Pulses of Light Make Rodents Stop Drinking
Researchers have clearly established that a chemical dependence on alcohol occurs when repeated alcohol use changes the brain’s chemical requirements. However, they have never fully understood how alcohol exposure produces its characteristic alcoholism-related effects. In a study published in late 2013 in the journal Frontiers in Behavioral Science, researchers from several U.S. institutions explored the usefulness of a new technology, known as optogenetics, for improving the understanding of alcoholism’s effects. Their findings are the first to demonstrate a causal relationship between the release of dopamine in the brain and drinking behaviors of animals and could lead to powerful new ways to treat alcoholism.
Alcohol Dependence Basics
The human brain relies on a finely tuned mixture of certain vital chemicals (called neurotransmitters) to maintain its normal function. Any alteration of this mixture can have both short- and long-term repercussions in any given individual. When a person consumes alcohol, this mind-altering substance produces temporary changes in the usual balance of several neurotransmitters, including the pleasure-producing chemical dopamine. In a person who keeps his or her alcohol intake in the low-to-moderate range, the changes produced by drinking are fairly insignificant. However, in a person who transitions into occasional or regular heavy alcohol intake, the changes produced by drinking have a more profound effect. In an individual who regularly drinks excessively, the brain can switch from treating the presence of alcohol as an unusual situation to treating the presence of alcohol as an expected or required situation. As a rule, this switchover in the brain’s response heralds the onset of alcohol dependence or alcoholism.
Optogenetics is a term derived from two well-known words: optics and genetics. Scientists use this term to describe a new technology that lets doctors and researchers use targeted light to change the way that the genetic material contained inside the brain’s cells normally functions. Unlike previously developed methods for making therapeutic changes in brain function, optogenetics provides a very high degree of control and precision. This means that doctors and researchers can use optogenetics to improve their understanding of how the brain works, both in healthy people and in people affected by various disorders. It also means that doctors and researchers can potentially create highly specific treatments for a range of brain-related health problems. During some optogenetic procedures, researchers or doctors implant light-sensitive genes in the brain; once implanted, these genes respond to pulses of light and perform a predetermined task. Other optogenetic procedures rely on the natural responses that certain cells within the brain already have to light.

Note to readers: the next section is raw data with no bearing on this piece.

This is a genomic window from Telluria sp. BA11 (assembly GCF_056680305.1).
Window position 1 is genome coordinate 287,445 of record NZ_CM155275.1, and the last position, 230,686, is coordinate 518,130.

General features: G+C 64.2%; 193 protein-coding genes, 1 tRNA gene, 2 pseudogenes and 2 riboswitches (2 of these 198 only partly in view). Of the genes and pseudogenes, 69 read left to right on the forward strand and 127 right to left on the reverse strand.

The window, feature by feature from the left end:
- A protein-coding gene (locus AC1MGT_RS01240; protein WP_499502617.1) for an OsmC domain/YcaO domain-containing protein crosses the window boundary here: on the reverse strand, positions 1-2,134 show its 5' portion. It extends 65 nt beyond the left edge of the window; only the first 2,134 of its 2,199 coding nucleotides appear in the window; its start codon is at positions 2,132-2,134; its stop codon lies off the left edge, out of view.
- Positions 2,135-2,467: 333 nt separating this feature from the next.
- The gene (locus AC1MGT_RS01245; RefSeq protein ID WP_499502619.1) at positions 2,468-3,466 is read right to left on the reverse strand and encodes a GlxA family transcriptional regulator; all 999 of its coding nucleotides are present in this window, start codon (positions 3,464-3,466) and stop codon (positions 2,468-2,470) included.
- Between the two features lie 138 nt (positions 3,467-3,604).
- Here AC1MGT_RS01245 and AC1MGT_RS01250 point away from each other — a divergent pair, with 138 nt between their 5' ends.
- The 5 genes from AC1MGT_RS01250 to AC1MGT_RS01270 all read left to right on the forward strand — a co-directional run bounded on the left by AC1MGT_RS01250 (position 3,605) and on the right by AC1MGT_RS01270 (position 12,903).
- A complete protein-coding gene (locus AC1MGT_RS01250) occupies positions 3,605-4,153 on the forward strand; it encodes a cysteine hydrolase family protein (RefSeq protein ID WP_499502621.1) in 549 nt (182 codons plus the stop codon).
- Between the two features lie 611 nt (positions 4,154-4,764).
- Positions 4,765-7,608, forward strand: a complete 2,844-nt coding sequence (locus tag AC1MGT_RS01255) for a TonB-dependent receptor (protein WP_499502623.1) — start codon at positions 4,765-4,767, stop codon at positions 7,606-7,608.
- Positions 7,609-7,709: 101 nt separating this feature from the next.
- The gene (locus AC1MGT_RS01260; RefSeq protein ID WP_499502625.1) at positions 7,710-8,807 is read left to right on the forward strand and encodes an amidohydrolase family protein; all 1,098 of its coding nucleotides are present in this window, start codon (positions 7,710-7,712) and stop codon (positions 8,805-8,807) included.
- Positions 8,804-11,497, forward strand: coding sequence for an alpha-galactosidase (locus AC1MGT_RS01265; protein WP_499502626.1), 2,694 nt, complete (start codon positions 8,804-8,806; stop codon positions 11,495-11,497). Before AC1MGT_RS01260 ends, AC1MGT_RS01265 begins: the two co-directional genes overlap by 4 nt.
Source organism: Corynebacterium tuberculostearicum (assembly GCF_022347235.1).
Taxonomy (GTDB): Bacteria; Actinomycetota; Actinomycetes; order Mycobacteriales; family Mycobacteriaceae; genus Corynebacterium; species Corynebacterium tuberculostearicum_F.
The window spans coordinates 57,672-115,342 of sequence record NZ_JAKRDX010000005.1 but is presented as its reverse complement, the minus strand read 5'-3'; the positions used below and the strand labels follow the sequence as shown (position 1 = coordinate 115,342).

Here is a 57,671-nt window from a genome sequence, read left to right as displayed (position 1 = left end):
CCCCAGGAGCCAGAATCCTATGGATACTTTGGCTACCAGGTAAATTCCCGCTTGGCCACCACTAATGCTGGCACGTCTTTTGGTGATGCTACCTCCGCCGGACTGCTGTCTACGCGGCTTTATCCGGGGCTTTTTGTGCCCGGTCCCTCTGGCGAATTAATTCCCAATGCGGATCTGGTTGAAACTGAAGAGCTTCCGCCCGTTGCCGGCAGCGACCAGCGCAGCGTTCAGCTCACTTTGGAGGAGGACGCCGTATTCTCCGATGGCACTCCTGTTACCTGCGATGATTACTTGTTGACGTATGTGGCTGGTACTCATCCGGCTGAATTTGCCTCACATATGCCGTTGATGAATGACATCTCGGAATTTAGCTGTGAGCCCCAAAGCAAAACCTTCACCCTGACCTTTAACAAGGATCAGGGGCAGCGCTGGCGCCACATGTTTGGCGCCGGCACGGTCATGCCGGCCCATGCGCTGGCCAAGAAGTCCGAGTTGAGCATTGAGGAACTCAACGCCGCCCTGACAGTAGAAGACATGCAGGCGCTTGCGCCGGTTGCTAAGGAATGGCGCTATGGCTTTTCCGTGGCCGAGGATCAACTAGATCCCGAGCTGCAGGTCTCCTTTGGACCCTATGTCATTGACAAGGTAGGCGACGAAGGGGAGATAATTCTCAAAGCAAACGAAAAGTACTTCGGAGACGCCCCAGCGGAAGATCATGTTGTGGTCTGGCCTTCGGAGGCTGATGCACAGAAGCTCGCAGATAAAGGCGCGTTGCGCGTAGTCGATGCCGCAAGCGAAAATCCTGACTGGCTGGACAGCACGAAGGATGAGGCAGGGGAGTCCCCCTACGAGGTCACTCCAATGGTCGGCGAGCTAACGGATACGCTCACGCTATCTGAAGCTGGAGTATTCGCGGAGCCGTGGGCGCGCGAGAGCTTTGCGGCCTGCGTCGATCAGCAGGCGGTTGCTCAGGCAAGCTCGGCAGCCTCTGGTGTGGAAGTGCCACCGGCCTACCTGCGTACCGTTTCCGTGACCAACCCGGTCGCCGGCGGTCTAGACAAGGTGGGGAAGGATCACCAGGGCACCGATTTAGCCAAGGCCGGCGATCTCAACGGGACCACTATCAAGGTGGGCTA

Usefulness for Understanding Alcoholism
In the study published in Frontiers in Behavioral Neuroscience, researchers from Wake Forest University, the State University of New York at Buffalo and the University of North Carolina at Chapel Hill used laboratory experiments with rodents to assess the usefulness of optogenetics for improving the level of scientific knowledge regarding alcoholism. In the experiments, rats were trained to drink alcohol in a way that mimics human binge-drinking behavior. First author Caroline E. Bass, assistant professor of pharmacology and toxicology in the School of Medicine and Biomedical Sciences, explains: “By stimulating certain dopamine neurons in a precise pattern resulting in low but prolonged levels of dopamine release, we could prevent the rats from binging. The rats just flat out stopped drinking,” she said.
The researchers used implanted, light-carrying optical fibers to control certain pleasure-producing nerve cells in rodent brains that respond to the neurotransmitter dopamine. They chose to study dopamine because this chemical plays an important role in producing the brain effects that serve as a reward and incentive for the consumption of alcohol. The researchers found that they were able to control the targeted nerve cells in rodents by flashing pulses of blue laser light through the implanted optical fibers. After some experimentation, they also found that they could control and disrupt the specific chemical response inside these nerves that supports and promotes the continued consumption of alcohol.
Significance and Considerations
The results produced by the authors of the study published in Frontiers in Behavioral Neuroscience are important on two levels: first, they give scientists a better understanding of the precise chemical pathways that make the brain susceptible to alcoholism; in addition, they give scientists direct clues for developing future optogenetics-based treatments that disrupt the chemical cycle responsible for triggering alcoholism. In both respects, the information gained from optogenetics is substantially superior to the information gained from older, less precise methods of probing the brain and examining brain function. In addition, the study’s authors point out, the understanding provided by optogenetics gives doctors and researchers an improved awareness of the underlying mechanisms of an existing treatment for alcoholism called deep-brain stimulation.